According to findings from CNC, teenagers are far more likely to spend their time on social media and gaming after school than they are to be doing homework.
These findings come from new research using CNC from the Centre for Longitudinal Studies at UCL.
As part of the Age 14 Survey, around 3,500 of you kept a detailed time use diary for one weekday and one weekend day. The data, which you recorded either via a smartphone app, online or on paper, has helped to shed new light on how young people spend their time.
Around half of you that were surveyed reported spending some time on social media on a weekday. This proportion was considerably higher for girls at six in ten (61%), compared to 39 per cent among boys. One in ten teenagers who reported being on social media had spent more than three hours a day online, though the average time spent was 1 hour 21 minutes per day.
For boys, gaming was an even more popular pastime than social media; almost half (48%) of all boys had spent time on video games, and of these, 12 per cent reported spending in excess of five hours a day gaming. Just one in ten girls had notched up any time at all on video games.
By comparison, your diaries revealed that just 40 per cent did homework on an average weekday, and that boys were significantly less likely to than their female peers – 35 per cent of boys compared to 44 per cent of girls. Those who did do homework spent an average of 1 hour 13 minutes doing it.
The study also found some other interesting gender differences. Teenage girls spent a total of 1 hour 12 minutes on average on a weekday getting ready, which is about 27 minutes more time on average than their male peers. Girls were also much more likely to help out around the house, with 31 per cent reporting doing chores at home on a weekday, compared to just 19 per cent of their male peers. And while, overall, very few teenagers spent any time reading in their spare time (just one in ten), and this was significantly more popular as a pastime for girls.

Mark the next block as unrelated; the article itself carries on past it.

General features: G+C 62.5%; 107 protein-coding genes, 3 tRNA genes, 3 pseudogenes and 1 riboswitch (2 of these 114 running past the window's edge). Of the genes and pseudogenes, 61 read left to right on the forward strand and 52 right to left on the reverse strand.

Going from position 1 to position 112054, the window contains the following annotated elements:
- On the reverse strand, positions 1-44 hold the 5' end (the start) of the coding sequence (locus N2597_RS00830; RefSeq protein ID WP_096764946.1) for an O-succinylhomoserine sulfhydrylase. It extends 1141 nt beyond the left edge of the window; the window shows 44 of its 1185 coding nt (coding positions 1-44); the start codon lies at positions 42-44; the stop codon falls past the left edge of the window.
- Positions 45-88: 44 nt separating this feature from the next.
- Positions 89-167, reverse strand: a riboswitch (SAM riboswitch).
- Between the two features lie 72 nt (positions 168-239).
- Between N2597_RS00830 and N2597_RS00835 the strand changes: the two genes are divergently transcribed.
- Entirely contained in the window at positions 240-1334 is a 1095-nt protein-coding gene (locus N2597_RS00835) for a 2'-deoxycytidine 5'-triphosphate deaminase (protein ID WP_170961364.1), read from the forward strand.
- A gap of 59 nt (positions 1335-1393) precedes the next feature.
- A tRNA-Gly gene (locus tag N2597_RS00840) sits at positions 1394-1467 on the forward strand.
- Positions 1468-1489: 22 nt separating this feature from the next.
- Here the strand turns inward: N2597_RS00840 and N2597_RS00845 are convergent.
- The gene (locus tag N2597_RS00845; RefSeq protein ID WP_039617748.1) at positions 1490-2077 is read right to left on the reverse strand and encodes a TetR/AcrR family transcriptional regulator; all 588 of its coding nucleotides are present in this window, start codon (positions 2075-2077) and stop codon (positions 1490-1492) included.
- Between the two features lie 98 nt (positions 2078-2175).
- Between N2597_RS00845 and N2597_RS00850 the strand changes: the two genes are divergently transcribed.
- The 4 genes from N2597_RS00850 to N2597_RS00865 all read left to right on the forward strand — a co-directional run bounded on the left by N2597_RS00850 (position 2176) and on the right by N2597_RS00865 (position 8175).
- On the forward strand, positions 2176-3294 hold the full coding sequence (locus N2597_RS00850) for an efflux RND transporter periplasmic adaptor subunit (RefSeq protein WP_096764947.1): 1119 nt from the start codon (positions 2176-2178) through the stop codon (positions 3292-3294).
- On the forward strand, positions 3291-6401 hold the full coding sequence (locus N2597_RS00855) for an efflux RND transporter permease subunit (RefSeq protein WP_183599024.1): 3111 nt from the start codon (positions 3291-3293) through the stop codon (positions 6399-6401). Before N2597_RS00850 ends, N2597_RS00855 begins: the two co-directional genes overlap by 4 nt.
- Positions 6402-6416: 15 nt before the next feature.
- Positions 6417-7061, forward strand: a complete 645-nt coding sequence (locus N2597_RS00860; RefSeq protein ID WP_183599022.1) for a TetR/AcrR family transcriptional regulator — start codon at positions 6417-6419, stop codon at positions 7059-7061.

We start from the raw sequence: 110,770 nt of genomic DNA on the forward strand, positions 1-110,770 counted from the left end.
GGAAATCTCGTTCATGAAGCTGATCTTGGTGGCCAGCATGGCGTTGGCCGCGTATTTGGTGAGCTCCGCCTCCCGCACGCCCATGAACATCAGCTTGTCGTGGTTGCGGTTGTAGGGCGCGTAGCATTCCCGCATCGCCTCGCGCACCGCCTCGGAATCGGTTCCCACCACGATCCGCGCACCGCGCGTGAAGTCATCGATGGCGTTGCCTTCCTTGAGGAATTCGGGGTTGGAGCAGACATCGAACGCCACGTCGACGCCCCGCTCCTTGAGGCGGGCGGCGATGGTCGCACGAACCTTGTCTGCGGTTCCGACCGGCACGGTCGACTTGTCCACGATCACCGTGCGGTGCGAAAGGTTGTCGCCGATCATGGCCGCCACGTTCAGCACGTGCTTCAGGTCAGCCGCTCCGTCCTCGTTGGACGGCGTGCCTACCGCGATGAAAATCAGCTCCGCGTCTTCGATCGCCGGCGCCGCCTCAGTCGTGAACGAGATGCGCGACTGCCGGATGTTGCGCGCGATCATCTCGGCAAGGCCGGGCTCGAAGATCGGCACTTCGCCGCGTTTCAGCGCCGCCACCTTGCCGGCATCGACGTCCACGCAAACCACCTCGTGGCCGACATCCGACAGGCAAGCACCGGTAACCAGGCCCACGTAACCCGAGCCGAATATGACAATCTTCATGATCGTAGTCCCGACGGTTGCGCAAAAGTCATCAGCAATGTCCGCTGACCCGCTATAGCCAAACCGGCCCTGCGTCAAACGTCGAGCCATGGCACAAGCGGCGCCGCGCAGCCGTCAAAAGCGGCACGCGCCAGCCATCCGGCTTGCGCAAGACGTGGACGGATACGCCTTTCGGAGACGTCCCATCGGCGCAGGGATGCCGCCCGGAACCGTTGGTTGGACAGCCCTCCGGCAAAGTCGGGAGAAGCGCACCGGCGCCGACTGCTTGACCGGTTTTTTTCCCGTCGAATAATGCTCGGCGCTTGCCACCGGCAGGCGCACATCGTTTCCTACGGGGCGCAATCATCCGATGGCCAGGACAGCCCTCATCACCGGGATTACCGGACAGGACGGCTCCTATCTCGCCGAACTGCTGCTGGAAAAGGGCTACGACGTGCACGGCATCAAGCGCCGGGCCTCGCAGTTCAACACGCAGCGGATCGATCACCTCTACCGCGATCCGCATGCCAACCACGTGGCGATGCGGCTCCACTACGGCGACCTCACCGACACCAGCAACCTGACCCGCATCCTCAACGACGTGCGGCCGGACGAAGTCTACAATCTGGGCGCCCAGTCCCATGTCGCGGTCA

But when it came to sports and other physical activity outside of school, these were more common among boys; 46 per cent of teenage boys had recorded these in their weekday diaries, compared to 39 per cent of girls. However, sedentary forms of entertainment, including watching TV, playing video games and listening to music, were collectively far more popular than sport for both genders. 72 per cent of all teens spent on average just over two and a half hours per day on these sedentary types of activities.